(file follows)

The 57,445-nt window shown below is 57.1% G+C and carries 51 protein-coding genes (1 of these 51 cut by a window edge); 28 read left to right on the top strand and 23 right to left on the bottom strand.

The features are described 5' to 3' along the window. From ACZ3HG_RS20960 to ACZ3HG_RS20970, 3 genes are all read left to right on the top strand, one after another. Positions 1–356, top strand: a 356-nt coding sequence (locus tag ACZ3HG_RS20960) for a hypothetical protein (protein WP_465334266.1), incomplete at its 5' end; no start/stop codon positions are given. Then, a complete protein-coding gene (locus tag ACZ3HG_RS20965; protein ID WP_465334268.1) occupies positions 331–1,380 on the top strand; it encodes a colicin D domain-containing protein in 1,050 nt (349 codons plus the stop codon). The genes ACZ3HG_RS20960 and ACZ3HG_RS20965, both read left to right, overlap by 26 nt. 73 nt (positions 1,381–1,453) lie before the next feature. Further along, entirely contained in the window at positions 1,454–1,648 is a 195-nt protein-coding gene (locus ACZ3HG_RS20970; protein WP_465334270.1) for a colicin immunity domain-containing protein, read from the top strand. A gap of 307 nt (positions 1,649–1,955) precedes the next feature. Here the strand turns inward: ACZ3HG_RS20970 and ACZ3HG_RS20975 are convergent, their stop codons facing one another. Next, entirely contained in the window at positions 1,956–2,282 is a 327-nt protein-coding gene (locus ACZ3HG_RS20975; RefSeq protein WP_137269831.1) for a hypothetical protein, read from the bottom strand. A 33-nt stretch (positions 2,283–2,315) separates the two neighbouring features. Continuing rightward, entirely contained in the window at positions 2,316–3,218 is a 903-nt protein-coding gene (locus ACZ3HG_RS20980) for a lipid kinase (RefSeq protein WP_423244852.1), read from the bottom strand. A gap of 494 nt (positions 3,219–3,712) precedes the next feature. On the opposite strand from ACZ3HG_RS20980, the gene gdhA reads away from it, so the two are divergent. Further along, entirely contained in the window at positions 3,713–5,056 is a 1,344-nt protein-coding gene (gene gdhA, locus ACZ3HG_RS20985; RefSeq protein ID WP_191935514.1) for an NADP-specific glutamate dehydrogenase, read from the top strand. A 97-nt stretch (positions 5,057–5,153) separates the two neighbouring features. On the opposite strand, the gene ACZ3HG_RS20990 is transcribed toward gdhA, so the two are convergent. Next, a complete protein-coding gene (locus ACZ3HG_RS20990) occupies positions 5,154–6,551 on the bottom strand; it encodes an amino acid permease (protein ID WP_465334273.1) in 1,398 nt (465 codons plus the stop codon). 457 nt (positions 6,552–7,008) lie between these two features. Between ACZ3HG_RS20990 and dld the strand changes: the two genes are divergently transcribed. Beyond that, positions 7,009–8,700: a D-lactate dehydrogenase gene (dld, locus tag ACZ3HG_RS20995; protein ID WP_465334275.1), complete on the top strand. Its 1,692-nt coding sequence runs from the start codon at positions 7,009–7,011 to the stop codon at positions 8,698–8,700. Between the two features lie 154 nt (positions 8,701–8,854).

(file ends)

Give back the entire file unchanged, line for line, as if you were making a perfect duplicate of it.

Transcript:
The 57,445-nt window shown below is 57.1% G+C and carries 51 protein-coding genes (1 of these 51 cut by a window edge); 28 read left to right on the top strand and 23 right to left on the bottom strand.

The features are described 5' to 3' along the window. From ACZ3HG_RS20960 to ACZ3HG_RS20970, 3 genes are all read left to right on the top strand, one after another. Positions 1–356, top strand: a 356-nt coding sequence (locus tag ACZ3HG_RS20960) for a hypothetical protein (protein WP_465334266.1), incomplete at its 5' end; no start/stop codon positions are given. Then, a complete protein-coding gene (locus tag ACZ3HG_RS20965; protein ID WP_465334268.1) occupies positions 331–1,380 on the top strand; it encodes a colicin D domain-containing protein in 1,050 nt (349 codons plus the stop codon). The genes ACZ3HG_RS20960 and ACZ3HG_RS20965, both read left to right, overlap by 26 nt. 73 nt (positions 1,381–1,453) lie before the next feature. Further along, entirely contained in the window at positions 1,454–1,648 is a 195-nt protein-coding gene (locus ACZ3HG_RS20970; protein WP_465334270.1) for a colicin immunity domain-containing protein, read from the top strand. A gap of 307 nt (positions 1,649–1,955) precedes the next feature. Here the strand turns inward: ACZ3HG_RS20970 and ACZ3HG_RS20975 are convergent, their stop codons facing one another. Next, entirely contained in the window at positions 1,956–2,282 is a 327-nt protein-coding gene (locus ACZ3HG_RS20975; RefSeq protein WP_137269831.1) for a hypothetical protein, read from the bottom strand. A 33-nt stretch (positions 2,283–2,315) separates the two neighbouring features. Continuing rightward, entirely contained in the window at positions 2,316–3,218 is a 903-nt protein-coding gene (locus ACZ3HG_RS20980) for a lipid kinase (RefSeq protein WP_423244852.1), read from the bottom strand. A gap of 494 nt (positions 3,219–3,712) precedes the next feature. On the opposite strand from ACZ3HG_RS20980, the gene gdhA reads away from it, so the two are divergent. Further along, entirely contained in the window at positions 3,713–5,056 is a 1,344-nt protein-coding gene (gene gdhA, locus ACZ3HG_RS20985; RefSeq protein ID WP_191935514.1) for an NADP-specific glutamate dehydrogenase, read from the top strand. A 97-nt stretch (positions 5,057–5,153) separates the two neighbouring features. On the opposite strand, the gene ACZ3HG_RS20990 is transcribed toward gdhA, so the two are convergent. Next, a complete protein-coding gene (locus ACZ3HG_RS20990) occupies positions 5,154–6,551 on the bottom strand; it encodes an amino acid permease (protein ID WP_465334273.1) in 1,398 nt (465 codons plus the stop codon). 457 nt (positions 6,552–7,008) lie between these two features. Between ACZ3HG_RS20990 and dld the strand changes: the two genes are divergently transcribed. Beyond that, positions 7,009–8,700: a D-lactate dehydrogenase gene (dld, locus tag ACZ3HG_RS20995; protein ID WP_465334275.1), complete on the top strand. Its 1,692-nt coding sequence runs from the start codon at positions 7,009–7,011 to the stop codon at positions 8,698–8,700. Between the two features lie 154 nt (positions 8,701–8,854).